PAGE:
That immediately impacts on implementation," Held tells CCR.
"Also, at a local level, we hear anecdotally that councils have
limited the choices of people just to save money, for example
by restricting service choice to two or three contracted providers
because they can get a bulk deal from them and their budgets can
stretch further. That is certainly a risk in the current environment,"
"CDC requires a good resource allocation and system of
entitlement so that people are supported based on individual need."
Laragy agrees strongly about the importance of financing
programs adequately. "All the other changes will be useless, or
worse than us eless, if people don't get enough funding," she says.
Held says overseas experience has also demonstrated the
importance of separating advice and capacity building from a
care recipient's individual budget for services. For example, Held
says in the Cash and Counselling model in the US, counselling
and assistance is offered alongside a person's care package and is
utilised as needed.
In Australia, the costs for translating and interpreting services
and travel are directly funded out of a person's consumer directed
"Individuals could be on the same level package and be getting
varying levels of direct service based on where they live, what
language they speak and how much they need a case manager to
help them, and that's not very equitable," says Held.
"The clear message from the overseas experience is older
people need good information, simple administrative systems and
opportunities to learn about the system through consumer capability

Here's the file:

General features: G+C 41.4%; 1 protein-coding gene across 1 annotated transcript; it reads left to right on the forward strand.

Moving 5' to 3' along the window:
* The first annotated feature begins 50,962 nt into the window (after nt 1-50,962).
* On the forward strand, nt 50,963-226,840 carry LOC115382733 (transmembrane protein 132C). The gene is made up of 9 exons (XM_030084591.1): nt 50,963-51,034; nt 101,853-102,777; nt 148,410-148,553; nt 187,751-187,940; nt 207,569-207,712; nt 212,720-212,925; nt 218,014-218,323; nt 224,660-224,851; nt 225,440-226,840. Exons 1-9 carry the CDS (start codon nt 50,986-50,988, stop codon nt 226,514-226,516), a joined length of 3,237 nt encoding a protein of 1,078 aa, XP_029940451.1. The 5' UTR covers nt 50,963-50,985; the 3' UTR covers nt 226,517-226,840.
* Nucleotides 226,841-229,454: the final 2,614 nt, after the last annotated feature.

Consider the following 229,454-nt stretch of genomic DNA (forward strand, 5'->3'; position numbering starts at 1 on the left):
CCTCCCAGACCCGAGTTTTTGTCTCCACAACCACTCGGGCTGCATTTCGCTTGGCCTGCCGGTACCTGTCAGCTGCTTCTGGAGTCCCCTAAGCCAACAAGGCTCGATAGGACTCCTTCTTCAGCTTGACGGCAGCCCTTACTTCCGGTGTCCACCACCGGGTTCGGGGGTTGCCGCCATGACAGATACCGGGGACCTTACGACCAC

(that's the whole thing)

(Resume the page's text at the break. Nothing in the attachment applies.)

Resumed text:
building to be able to make the most out of personal budgets and
that's what we are grappling with in our Australian CDC project."
ACCEPTANCE AND CHAMPIONING
A critical success factor in individualised funding approaches is the
attitudes and willingness of case managers to give consumers a
more active role in their care.
For example, case managers in the UK and the US have reported
initially feeling hesitant about transferring responsibility to their
clients and expressed anxiety over the decisions consumers will
make, which has influenced uptake.
While there are important lessons to be learned from overseas
and from the disability sector, ultimately the attitudes of older
Australians and the implications for aged care won't be known
until a cash payment option is trialled locally, such as in the area of
respite care as recommended by the Productivity Commission. n
Cashing out: what
produces the best results?
Results from the 2014 National Personal Budget Survey,
published by Think Local Act Personal, In Control and
Lancaster University, show the best outcomes for people who
have a personal budget are generated when:
• people have their views heard through the assessment,
budget setting and care and support planning processes.
• people get support to help them manage their personal
budget from a broker or their provider rather than the
council, or family or friends.
• people are enabled to spend their personal budget on
community and leisure activities rather than only on
traditional care and support services.
• people employ a personal assistant to meet their needs.